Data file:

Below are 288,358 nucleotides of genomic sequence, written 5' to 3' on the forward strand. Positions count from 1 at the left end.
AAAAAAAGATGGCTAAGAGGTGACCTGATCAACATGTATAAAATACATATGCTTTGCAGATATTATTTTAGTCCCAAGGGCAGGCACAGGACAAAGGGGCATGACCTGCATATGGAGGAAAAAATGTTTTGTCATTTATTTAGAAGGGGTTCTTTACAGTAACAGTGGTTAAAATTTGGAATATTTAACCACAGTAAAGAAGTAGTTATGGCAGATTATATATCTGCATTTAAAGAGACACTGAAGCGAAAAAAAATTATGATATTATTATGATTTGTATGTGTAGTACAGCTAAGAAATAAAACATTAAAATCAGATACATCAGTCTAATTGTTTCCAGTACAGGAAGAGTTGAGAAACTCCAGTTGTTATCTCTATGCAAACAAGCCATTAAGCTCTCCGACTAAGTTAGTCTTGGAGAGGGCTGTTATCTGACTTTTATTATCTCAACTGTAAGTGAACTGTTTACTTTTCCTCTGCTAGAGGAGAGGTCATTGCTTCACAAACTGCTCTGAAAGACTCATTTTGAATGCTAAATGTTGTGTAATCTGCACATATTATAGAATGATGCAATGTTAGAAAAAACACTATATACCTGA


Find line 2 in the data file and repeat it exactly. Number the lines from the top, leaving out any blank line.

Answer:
AAAAAAAGATGGCTAAGAGGTGACCTGATCAACATGTATAAAATACATATGCTTTGCAGATATTATTTTAGTCCCAAGGGCAGGCACAGGACAAAGGGGCATGACCTGCATATGGAGGAAAAAATGTTTTGTCATTTATTTAGAAGGGGTTCTTTACAGTAACAGTGGTTAAAATTTGGAATATTTAACCACAGTAAAGAAGTAGTTATGGCAGATTATATATCTGCATTTAAAGAGACACTGAAGCGAAAAAAAATTATGATATTATTATGATTTGTATGTGTAGTACAGCTAAGAAATAAAACATTAAAATCAGATACATCAGTCTAATTGTTTCCAGTACAGGAAGAGTTGAGAAACTCCAGTTGTTATCTCTATGCAAACAAGCCATTAAGCTCTCCGACTAAGTTAGTCTTGGAGAGGGCTGTTATCTGACTTTTATTATCTCAACTGTAAGTGAACTGTTTACTTTTCCTCTGCTAGAGGAGAGGTCATTGCTTCACAAACTGCTCTGAAAGACTCATTTTGAATGCTAAATGTTGTGTAATCTGCACATATTATAGAATGATGCAATGTTAGAAAAAACACTATATACCTGA